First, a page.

“Every project currently on Ethereum will need to adopt a Layer 2 solution. There are fast-moving teams that now have considerable treasuries and highly skilled engineers, and allowing more users to interact with a protocol is a huge incentive to move quickly into scalable solutions.”

Will Ethereum 2.0. restore trust, or will it be too late?

While Ethereum is currently facing scalability issues and becoming very hard to use, Ethereum 2.0 is currently in development, and its staking and sharding features will allow the experience to return to normal for the common user and improve on many other aspects. Not only will the network be able to handle more transactions without congestion, which results in lower fees, but staking will also improve on the wasteful proof-of-work model that requires miners to burn electricity to validate the network.

However, the current issues experienced in Ethereum are opening doors for others to become popular alternatives. This means that Eth2 may not be enough to regain Ethereum’s previous market share, according to Abugov: “ETH 2.0 is significantly far away that competing blockchains can establish their own ecosystems. When ETH 2.0 launches it will likely be just one of the options for project teams.”

While projects are now exploring other options, Ethereum’s network effect is still standing strong. Developers don’t seem to be moving away from the blockchain, but they appear willing to look for additional options that can give Ethereum 2.0 developers more time to perfect the upcoming launch and present users with new, exciting options for DeFi interaction.

Zur Quelle

Decentralized exchanges explore alternatives as Ethereum continues to be overloaded. Is this the beginning of the end for the blockchain?

Programmer has two password guesses left before losing $266M in Bitcoin

Programmer has two password guesses left before losing $266M in Bitcoin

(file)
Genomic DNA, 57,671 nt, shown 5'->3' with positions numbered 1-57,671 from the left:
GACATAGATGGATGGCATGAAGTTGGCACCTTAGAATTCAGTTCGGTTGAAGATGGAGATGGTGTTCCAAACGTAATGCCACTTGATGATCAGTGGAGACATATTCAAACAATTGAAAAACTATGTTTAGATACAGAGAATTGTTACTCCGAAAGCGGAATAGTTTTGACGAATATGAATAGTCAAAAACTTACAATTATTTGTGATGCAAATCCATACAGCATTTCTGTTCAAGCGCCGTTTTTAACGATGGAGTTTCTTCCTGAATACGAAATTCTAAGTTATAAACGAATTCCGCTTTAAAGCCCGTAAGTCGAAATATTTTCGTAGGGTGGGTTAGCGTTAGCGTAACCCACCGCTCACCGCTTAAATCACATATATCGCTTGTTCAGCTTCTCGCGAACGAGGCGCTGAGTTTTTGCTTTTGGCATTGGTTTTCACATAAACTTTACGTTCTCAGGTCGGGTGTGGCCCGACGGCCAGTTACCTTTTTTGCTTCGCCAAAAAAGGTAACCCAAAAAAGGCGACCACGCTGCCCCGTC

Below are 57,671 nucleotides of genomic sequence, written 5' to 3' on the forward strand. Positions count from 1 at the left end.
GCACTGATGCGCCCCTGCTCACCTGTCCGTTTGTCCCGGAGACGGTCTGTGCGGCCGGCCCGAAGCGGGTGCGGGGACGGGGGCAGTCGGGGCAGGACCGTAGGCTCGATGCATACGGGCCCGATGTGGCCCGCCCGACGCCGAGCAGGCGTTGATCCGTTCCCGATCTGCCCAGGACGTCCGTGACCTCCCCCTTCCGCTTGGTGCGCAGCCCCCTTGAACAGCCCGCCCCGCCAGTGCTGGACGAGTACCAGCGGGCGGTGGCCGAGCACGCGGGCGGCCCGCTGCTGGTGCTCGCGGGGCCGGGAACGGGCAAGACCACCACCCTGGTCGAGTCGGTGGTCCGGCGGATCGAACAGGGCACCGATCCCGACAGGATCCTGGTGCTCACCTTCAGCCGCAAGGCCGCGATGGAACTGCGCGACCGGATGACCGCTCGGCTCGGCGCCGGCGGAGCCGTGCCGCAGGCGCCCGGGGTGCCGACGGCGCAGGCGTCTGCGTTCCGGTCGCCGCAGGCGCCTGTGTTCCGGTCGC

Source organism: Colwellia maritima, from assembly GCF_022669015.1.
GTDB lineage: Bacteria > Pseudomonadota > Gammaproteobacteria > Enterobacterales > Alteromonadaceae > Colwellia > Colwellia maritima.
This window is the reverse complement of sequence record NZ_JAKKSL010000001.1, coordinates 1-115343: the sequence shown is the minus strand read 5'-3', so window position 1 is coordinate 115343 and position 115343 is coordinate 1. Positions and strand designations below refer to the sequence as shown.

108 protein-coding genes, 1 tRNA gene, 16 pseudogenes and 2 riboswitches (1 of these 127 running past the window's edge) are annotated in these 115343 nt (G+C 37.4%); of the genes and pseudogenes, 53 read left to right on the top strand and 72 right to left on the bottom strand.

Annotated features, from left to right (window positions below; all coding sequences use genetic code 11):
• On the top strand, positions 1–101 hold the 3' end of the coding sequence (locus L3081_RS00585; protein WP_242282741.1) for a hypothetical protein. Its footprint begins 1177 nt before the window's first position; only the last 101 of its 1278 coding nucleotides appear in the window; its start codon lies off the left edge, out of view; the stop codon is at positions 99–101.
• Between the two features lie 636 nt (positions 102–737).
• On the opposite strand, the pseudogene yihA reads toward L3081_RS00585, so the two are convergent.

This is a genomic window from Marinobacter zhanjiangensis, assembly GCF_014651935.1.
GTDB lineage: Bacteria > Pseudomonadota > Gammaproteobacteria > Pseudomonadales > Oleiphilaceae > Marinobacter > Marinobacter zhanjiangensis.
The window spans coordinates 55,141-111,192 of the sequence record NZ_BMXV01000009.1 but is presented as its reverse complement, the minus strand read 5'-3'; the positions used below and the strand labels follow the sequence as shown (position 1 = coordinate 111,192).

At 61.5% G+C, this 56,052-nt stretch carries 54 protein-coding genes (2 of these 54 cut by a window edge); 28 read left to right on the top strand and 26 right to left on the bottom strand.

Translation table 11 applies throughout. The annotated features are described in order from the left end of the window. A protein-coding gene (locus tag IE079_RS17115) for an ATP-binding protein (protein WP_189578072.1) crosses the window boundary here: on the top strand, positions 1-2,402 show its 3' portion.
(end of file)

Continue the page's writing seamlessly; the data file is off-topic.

The perils of inaccessible digital wealth — potentially lost forever — are being all the more keenly felt during the 2021 bull market.

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A German-born programmer in San Francisco has now used up eight of 10 password attempts he has to unlock the hard drive containing the private keys to his Bitcoin wallet, which contains 7,002 Bitcoin (BTC). As of press time, those holdings would be worth $268 million — that is, if only they were accessible.

As a New York Times profile on Jan. 12 outlined, Stefan Thomas uses a hard drive called an IronKey, but lost the paper on which he wrote down the password for the device „years ago.“ If Thomas fails to remember it, 10 failed guesses will result in the drive encrypting its contents forever. He has, so far, tried eight guesses with no luck. 

“I would just lay in bed and think about it. Then I would go to the computer with some new strategy, and it wouldn’t work, and I would be desperate again.”

Nearly 20% of all existing Bitcoin — 18.5 million BTC — is thought to have been lost for good, in so-called „stranded“ wallets, according to Chainalysis data. Thomas is not alone in his self-avowed desperation: a Los Angeles entrepreneur, Brad Yasar, told the Times that over the years „I would say I have spent hundreds of hours“ trying to get back into inaccessible wallets.

 Yasar has stored away his hard drives „in vacuum-sealed bags“ so that he is no longer „reminded every day that what I have now is a fraction of what I could have that I lost.“

Neither story is uncommon: Wallet Recovery Services, a company that specializes in recovering lost digital keys, reportedly gets 70 requests each day from clients seeking help. That number is three times higher than it was before the bull market.

Thomas’s experience has apparently turned him off the concept of a technology that places the onus on individual users to take their finances into their own hands — with all the freedom, and risks, that it entails. Having originally received the 7,0002 BTC as a gift in exchange for producing a video to educate people about the currency, he’s now skeptical about leaving users with that degree of control: 

“This whole idea of being your own bank — let me put it this way: Do you make your own shoes? The reason we have banks is that we don’t want to deal with all those things that banks do.”

Aside from his extraordinary losses, Thomas nonetheless held on to enough Bitcoin over the years to make a fortune — he is reportedly so wealthy that he barely knows what to do with it, to paraphrase the report. He also later joined Ripple and acquired XRP, although the company’s recent legal difficulties may now cast a shadow over the project’s future prospects.

The report notes that similar risks exist when users entrust third-party custodians with their keys — citing Mt. Gox and other industry crimes — but does include input from those who believe the trade-offs of digital currency are, at the end of the day, worth it.

An entrepreneur in Barbados, despite having lost 800 BTC in the past, claimed that „the risk of being my own bank comes with the reward of being able to freely access my money and be a citizen of the world.“ His view, from a corner of the globe where financial inclusion remains a concern, provides an insight into why many individuals may continue to think likewise.